SEMINAR CANCELLED

Speaker: 
Alexander Weber-Bargioni, Molecular Foundry LBNL
Event Date and Time: 
Tue, 2016-05-17 14:30 - 15:30
Location: 
AMPEL 311
Local Contact: 
Sarah Burke
Intended Audience: 
Graduate

Electronic and Optoelectronic processes in matter are governed by the electronic structure and are well understood for most bulk material systems. Even individual nano building blocks made from these materials are reasonably well characterized. However, the effect of defects and specifically hierarchically ordered defects in quantum confined material systems on the electronic properties or the effect of order in heterogeneous nano building block assemblies on the resulting optoelectronic properties are largely uncharted territory. Herein lies a path to control electronic and optoelectronic processes at their native length scale, enabling the improvement of current material functionality or the discovery of entirely new material properties.

The first part of my talk will explore point defects and linear defects in two dimensional transition metal dichalcogenides (TMDs). My main motivation for exploring 2-D materials is ability to directly visualize via STM the electron wave function and how they can be tuned via defects on length scales comparable to screening length scale in these materials. We identify individual Se vacancies – on both, the SPM facing and the substrate facing surface. Both result in particular electronic wave function related to states located at the atomic defect. These defect states form atomically sharp type 1 heterojunctions with the surrounding pristine MoSe2, and form an excellent test bed to study catalytic activity with atomic precision and explains single photon emission for these defects. We also identified hierarchically ordered defects in from of Mirror Twin Boundaries (MTB) in MoSe2, which form truly 1-D metal channels embedded in the surrounding semiconductor. At low temperatures these 1-D metallic states open a band gap at the Fermi level of 100meV. The new band gap frontier states exhibit a spatial modulation along the channels with a periodicity of three times the lattice constant.  Density Functional Theory calculation confirm that the observed charge modulation is a result of the formation of a charge density wave. By charging up the charge density wave we observe the creation of solitons – a self-reinforcing wave - and are able to measure its’ energetic dispersion.

In the second part of my talk I will focus on the deliberate transport of excitons through 2-D nano building block assemblies. As shown in nature’s photosystem II, energy in form of an exciton is transported to predetermined sites with almost 100% efficiency where the energy can be efficiently harvested. Our goal is to map exciton transport through artificial nano building block assemblies and eventually control the transport.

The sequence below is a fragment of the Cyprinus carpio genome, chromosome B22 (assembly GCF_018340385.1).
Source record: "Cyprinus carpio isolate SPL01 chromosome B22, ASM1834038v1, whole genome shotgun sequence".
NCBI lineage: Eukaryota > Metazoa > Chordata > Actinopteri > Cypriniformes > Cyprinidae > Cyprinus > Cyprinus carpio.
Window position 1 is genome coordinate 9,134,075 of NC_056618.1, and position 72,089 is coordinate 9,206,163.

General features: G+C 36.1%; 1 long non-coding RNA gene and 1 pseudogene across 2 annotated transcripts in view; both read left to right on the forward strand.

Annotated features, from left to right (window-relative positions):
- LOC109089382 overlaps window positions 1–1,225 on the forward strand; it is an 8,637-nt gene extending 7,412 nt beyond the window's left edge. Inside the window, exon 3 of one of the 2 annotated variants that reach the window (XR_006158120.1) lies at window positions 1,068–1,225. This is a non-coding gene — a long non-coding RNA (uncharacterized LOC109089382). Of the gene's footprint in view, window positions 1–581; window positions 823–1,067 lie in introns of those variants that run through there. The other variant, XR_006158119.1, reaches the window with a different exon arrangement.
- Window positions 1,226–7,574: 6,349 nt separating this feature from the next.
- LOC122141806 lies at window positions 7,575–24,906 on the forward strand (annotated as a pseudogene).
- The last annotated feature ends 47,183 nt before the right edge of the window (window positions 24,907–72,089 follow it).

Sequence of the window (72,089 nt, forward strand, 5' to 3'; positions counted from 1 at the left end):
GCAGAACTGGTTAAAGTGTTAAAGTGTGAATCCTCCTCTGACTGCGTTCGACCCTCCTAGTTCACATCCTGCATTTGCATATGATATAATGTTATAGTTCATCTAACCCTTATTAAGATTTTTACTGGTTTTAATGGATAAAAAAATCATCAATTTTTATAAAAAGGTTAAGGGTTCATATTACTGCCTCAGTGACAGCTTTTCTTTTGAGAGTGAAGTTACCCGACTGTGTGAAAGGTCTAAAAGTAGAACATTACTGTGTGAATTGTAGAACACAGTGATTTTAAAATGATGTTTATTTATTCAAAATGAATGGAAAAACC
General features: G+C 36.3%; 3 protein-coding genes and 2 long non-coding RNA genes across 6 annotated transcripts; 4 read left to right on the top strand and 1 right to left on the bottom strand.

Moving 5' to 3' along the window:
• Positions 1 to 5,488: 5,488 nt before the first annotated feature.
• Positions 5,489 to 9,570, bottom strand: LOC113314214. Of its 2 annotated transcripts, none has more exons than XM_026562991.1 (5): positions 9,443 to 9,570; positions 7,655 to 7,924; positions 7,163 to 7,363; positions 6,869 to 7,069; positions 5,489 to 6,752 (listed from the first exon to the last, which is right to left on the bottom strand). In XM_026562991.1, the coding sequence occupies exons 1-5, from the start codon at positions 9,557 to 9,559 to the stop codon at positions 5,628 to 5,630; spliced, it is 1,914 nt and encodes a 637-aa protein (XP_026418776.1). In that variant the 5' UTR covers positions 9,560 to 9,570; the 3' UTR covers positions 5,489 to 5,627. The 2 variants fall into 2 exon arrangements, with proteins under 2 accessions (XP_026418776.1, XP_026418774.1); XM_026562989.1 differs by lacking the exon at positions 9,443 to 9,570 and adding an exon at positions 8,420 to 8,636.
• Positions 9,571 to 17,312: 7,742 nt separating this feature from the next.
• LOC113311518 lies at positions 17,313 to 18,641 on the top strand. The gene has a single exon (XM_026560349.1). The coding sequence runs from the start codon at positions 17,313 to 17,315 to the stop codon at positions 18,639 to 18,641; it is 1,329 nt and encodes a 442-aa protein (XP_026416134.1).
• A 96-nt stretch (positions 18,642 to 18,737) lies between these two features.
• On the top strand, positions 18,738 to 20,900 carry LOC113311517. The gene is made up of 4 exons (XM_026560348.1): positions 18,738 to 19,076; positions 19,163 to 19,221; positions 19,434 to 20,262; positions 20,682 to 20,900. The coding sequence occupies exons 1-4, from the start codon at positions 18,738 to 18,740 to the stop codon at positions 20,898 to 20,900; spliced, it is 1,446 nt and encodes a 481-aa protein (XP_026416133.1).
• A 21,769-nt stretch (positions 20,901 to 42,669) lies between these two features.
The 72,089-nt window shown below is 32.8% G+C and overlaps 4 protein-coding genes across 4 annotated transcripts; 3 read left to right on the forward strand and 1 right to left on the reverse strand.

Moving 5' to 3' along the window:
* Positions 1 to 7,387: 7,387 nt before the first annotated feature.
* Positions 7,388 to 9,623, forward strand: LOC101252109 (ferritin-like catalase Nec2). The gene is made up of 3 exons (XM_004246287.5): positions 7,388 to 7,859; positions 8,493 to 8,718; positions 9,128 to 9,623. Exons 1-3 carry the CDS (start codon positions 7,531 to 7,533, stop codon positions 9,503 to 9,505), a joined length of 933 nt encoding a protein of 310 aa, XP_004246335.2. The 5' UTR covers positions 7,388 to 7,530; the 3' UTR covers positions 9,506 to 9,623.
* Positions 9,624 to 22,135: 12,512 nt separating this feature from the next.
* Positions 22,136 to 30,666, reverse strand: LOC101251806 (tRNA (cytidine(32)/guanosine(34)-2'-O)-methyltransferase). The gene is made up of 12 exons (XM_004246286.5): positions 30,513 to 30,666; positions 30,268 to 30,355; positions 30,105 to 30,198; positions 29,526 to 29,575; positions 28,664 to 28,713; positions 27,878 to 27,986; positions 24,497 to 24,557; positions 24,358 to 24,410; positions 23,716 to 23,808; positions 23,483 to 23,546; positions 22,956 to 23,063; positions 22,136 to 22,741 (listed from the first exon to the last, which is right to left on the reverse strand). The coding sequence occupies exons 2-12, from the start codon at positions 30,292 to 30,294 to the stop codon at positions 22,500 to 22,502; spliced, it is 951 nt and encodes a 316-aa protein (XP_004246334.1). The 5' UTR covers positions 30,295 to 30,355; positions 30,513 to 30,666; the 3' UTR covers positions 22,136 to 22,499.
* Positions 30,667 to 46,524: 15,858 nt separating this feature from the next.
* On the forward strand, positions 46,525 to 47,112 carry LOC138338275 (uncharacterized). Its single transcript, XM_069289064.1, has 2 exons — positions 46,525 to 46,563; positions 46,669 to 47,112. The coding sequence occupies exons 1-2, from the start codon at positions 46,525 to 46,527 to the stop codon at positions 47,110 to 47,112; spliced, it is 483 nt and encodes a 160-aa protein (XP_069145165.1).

Using nano optics, modified confocal microscopy and scanning probe microscopy we study exciton transport through two systems: 2-D assemblies of CdSe quantum dot assemblies, 2-D assemblies of lead halide perovskite QD assemblies.

CdSe Quantum Dot assemblies are an excellent absorber material system for light harvesting purposes. We determined exciton transport length through well ordered 2-D films of CdSe Nano Crystals of 80 nm and 120 nm for the 1-D case, mediated by Foerster Resonance Energy Transfer (FRET). To develop a better understanding of FRET between quantum dots (which is still not really understood) we used a graphene Field Effect Transistor to study FRET between individual quantum dots and graphene. In this device we can systematically tune with high precision the distance between graphene and quantum dot and the electronic structure of the exciton adsorber (graphene), while building the currently smallest light switch in the world.

Lead halide perovskite are a fascinating new material class for light harvesting and lead halide quantum dots exhibit an enormous, size determined, tunable band edge with PL quantum efficiency of up to 100% and a large absorption cross section. FRET mediated exciton transport reached up to a record 300 nm.

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